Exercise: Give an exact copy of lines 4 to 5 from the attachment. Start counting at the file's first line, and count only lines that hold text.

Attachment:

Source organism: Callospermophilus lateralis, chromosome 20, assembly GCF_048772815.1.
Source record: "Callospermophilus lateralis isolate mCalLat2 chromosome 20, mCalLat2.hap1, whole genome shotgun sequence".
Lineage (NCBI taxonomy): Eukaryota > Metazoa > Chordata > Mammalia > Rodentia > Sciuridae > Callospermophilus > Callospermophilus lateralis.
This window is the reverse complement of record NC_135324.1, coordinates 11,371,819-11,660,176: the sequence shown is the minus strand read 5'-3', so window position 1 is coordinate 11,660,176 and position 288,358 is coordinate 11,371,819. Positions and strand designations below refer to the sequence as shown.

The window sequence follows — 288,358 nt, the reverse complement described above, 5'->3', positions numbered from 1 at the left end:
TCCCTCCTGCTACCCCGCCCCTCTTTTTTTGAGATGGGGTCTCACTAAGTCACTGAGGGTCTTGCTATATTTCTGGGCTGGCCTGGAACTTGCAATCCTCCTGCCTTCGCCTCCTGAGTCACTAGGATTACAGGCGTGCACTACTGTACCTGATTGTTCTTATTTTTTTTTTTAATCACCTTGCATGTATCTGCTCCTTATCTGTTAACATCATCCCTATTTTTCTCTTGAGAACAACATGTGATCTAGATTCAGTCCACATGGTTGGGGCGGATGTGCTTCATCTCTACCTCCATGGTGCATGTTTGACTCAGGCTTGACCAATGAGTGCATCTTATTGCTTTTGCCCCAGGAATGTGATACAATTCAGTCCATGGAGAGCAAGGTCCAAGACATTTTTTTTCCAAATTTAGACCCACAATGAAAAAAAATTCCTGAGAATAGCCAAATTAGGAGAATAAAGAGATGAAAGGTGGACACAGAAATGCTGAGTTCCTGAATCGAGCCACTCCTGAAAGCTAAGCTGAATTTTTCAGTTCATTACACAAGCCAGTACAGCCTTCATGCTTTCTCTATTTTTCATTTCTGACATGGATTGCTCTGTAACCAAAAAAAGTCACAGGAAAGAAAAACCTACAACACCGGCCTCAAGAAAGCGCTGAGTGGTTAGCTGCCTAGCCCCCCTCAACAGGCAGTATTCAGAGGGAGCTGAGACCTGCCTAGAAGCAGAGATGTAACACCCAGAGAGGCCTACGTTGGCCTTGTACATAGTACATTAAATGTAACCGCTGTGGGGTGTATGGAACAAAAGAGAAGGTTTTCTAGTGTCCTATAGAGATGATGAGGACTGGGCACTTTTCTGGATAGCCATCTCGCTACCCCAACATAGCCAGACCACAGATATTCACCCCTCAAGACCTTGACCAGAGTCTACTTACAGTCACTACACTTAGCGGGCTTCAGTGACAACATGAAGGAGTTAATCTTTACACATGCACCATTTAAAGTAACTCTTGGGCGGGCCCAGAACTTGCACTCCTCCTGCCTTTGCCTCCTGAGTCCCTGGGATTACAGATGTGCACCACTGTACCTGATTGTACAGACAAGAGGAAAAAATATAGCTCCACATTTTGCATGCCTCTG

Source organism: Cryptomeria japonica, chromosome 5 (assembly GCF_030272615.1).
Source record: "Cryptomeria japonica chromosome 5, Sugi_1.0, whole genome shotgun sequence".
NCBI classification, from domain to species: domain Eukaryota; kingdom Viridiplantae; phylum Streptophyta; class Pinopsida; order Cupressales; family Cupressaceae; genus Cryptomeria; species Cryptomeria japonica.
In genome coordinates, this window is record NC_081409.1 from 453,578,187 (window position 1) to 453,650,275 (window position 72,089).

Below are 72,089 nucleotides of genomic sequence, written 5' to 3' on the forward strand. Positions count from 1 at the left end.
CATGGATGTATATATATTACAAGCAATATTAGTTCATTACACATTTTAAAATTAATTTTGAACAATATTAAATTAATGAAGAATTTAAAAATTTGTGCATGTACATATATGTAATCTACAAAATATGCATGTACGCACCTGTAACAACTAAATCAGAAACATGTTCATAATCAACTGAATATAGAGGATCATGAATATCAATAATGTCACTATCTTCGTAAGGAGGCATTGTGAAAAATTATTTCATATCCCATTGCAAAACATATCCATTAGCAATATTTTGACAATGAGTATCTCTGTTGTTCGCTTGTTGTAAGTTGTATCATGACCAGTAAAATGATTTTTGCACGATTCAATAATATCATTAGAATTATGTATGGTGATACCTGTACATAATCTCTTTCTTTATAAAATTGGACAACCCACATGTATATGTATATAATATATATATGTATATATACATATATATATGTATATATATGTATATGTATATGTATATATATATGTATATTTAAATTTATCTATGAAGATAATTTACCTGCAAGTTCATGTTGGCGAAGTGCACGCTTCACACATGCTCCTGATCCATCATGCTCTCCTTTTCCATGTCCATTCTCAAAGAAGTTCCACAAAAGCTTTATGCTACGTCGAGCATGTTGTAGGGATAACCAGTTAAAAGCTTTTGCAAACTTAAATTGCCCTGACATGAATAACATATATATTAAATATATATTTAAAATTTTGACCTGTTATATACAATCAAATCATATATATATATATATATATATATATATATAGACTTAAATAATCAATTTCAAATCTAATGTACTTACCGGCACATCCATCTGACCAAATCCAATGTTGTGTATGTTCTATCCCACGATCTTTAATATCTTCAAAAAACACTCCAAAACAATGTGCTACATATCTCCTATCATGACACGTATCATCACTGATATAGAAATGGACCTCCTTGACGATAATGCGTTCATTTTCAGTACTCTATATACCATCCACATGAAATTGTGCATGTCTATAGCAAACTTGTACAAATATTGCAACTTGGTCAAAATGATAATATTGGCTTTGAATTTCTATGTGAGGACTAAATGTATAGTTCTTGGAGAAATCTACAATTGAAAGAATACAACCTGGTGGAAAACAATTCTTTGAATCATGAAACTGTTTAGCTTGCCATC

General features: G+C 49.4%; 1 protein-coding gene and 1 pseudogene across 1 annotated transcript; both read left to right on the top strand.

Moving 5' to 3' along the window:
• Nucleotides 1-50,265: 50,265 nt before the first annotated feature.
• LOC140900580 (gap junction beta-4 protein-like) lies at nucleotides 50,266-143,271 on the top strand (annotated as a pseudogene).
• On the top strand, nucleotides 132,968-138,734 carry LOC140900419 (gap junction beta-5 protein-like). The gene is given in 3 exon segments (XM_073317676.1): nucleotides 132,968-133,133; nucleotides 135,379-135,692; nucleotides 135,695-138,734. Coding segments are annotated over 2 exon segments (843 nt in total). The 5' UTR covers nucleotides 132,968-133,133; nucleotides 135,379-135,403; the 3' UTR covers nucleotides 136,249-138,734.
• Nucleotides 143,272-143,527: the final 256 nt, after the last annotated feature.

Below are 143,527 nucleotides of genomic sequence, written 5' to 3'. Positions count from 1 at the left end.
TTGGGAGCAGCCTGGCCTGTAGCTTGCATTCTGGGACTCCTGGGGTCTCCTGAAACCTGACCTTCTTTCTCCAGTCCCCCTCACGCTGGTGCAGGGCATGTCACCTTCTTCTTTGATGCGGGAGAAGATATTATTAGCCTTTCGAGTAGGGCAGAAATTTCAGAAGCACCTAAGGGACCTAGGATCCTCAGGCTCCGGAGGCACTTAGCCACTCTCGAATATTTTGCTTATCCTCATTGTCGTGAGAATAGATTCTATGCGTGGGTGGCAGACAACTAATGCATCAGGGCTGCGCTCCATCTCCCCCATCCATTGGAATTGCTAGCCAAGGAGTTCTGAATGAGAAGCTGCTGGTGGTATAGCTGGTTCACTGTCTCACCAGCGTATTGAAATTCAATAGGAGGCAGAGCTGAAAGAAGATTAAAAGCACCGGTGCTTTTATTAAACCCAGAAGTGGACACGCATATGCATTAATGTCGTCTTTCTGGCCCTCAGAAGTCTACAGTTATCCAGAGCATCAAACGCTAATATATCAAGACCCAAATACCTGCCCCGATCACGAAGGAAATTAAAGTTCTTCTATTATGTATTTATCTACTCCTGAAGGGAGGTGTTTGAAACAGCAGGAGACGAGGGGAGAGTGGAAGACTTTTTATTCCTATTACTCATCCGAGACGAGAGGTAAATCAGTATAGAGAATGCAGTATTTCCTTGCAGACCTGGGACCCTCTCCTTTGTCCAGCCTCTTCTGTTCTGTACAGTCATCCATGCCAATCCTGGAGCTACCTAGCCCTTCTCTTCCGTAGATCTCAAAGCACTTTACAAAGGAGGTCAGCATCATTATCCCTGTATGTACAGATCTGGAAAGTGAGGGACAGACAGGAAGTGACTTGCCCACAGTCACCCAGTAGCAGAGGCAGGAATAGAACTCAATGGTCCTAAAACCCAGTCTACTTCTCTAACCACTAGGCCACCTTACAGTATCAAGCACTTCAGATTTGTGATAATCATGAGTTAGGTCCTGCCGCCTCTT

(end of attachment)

This window is the reverse complement of record NC_135324.1, coordinates 11,371,819-11,660,176: the sequence shown is the minus strand read 5'-3', so window position 1 is coordinate 11,660,176 and position 288,358 is coordinate 11,371,819. Positions and strand designations below refer to the sequence as shown.

The window sequence follows — 288,358 nt, the reverse complement described above, 5'->3', positions numbered from 1 at the left end: